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|Title:||UNIVERSAL CREDIT, “POSITIVE CITIZENSHIP”, AND THE WORKING POOR: SQUARING THE ETERNAL CIRCLE?|
|Citation:||Modern Law Review|
|Abstract:||This article examines the potential effects of the Welfare Reform Act 2012 on the United Kingdom social security system, and on claimants. This legislation illustrates new modes of thought and ideology underlying the British welfare state. The introduction of the ‘Universal Credit’ has the potential to solve the ‘poverty trap’, where claimants are better off in receipt of welfare beneﬁts rather than engaging with employment, and may assist low-paid individuals into ‘positive’ citizenship. However, the practicalities of implementing Universal Credit might undermine legislators’ ambitions. It may be that the Act attempts too much reform to the social security system, trying to impose legislative uniformity on a highly complex set of socio-economic circumstances which may be impervious to such rationalisation. This could result in the scheme requiring further reform, or even abolition. The ideological and historical underpinnings of Universal Credit are also examined to understand more clearly its nature and structure.|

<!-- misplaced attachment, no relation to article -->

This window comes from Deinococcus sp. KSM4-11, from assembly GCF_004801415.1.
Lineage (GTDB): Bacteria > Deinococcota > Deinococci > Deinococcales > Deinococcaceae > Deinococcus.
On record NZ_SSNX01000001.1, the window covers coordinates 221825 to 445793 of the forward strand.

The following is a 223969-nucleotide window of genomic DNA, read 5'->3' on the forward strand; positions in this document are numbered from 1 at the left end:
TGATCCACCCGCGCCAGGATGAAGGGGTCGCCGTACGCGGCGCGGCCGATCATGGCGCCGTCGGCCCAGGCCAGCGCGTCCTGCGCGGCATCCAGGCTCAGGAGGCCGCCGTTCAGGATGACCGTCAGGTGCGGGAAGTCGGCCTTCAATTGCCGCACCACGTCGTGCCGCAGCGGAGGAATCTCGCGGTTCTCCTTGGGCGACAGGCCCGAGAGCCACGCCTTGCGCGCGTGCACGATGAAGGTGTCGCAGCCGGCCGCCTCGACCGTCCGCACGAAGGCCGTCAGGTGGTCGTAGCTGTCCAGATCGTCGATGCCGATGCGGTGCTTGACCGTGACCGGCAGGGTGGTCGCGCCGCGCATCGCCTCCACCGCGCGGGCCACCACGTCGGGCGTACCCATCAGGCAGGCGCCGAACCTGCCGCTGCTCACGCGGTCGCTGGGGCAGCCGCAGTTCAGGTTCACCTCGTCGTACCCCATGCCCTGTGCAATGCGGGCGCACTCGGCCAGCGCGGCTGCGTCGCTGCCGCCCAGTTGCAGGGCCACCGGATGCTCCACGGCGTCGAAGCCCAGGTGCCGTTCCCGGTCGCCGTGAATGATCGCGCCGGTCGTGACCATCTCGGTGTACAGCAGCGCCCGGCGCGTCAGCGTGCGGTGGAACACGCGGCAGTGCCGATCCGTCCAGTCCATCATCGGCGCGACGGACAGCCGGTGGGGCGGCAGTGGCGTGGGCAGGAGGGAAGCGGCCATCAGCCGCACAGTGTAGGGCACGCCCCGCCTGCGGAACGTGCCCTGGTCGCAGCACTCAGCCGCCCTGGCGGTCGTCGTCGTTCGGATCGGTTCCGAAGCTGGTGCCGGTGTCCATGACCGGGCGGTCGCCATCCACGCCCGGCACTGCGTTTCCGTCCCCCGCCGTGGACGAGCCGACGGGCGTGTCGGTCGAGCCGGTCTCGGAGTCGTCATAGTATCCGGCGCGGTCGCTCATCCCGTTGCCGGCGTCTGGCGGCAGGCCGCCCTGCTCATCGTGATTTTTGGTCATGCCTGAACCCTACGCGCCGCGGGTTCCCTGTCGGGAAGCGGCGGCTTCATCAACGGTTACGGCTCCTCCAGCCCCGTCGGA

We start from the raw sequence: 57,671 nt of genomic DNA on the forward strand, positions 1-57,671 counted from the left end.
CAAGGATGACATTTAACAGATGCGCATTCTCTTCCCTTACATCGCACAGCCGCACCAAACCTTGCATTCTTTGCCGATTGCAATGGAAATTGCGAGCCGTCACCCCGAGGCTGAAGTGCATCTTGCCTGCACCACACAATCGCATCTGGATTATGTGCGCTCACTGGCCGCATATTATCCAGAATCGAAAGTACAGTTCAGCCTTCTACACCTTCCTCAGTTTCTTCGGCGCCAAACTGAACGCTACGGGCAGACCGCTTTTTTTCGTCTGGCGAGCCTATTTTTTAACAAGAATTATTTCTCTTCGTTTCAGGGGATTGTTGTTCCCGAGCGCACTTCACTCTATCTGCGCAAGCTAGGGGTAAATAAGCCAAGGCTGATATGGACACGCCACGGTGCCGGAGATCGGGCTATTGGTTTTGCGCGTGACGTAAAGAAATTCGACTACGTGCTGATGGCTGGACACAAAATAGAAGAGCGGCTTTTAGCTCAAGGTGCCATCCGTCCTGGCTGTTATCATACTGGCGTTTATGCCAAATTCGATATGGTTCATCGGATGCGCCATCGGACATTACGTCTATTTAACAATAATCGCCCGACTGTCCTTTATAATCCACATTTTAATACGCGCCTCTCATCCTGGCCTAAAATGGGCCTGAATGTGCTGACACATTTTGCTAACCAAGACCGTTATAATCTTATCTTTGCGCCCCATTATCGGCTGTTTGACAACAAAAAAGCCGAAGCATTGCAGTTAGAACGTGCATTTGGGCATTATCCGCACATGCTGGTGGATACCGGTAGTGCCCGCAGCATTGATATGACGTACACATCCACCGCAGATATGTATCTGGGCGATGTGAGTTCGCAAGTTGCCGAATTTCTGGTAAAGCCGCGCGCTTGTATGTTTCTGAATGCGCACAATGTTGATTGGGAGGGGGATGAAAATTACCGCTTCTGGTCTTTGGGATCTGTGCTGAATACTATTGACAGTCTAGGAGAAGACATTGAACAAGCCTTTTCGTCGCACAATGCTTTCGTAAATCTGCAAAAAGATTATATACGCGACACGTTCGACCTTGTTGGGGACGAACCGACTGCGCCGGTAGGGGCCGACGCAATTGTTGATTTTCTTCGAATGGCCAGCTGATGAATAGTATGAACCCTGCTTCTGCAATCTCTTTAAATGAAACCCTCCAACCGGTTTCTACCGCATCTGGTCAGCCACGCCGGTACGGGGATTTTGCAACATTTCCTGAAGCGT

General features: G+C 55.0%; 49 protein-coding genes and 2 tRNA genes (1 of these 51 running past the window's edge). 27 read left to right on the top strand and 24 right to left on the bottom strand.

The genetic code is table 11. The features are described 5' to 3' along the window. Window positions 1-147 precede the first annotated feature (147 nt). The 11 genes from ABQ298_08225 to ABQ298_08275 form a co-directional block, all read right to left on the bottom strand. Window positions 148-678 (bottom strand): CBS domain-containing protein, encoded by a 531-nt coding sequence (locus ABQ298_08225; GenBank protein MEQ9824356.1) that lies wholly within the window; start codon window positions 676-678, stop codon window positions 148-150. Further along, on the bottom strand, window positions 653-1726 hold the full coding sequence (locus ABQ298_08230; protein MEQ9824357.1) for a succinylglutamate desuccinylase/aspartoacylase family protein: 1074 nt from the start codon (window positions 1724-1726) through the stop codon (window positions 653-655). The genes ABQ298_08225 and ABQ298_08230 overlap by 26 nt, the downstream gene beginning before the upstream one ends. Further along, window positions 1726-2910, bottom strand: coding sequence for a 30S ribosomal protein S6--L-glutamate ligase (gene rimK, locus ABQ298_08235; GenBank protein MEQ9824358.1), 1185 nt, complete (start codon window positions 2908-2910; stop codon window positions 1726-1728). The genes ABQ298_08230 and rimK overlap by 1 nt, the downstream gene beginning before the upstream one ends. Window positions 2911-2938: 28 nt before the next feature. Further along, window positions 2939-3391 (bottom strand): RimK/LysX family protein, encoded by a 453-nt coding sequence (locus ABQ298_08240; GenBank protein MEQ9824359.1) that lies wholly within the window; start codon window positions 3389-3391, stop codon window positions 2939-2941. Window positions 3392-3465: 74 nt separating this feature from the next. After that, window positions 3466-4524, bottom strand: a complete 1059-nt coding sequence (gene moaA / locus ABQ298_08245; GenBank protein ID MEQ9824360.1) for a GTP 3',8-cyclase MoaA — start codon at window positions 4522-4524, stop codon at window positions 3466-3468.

|Appears in Collections:||Dept of Politics, History and Law Embargoed Research Papers|
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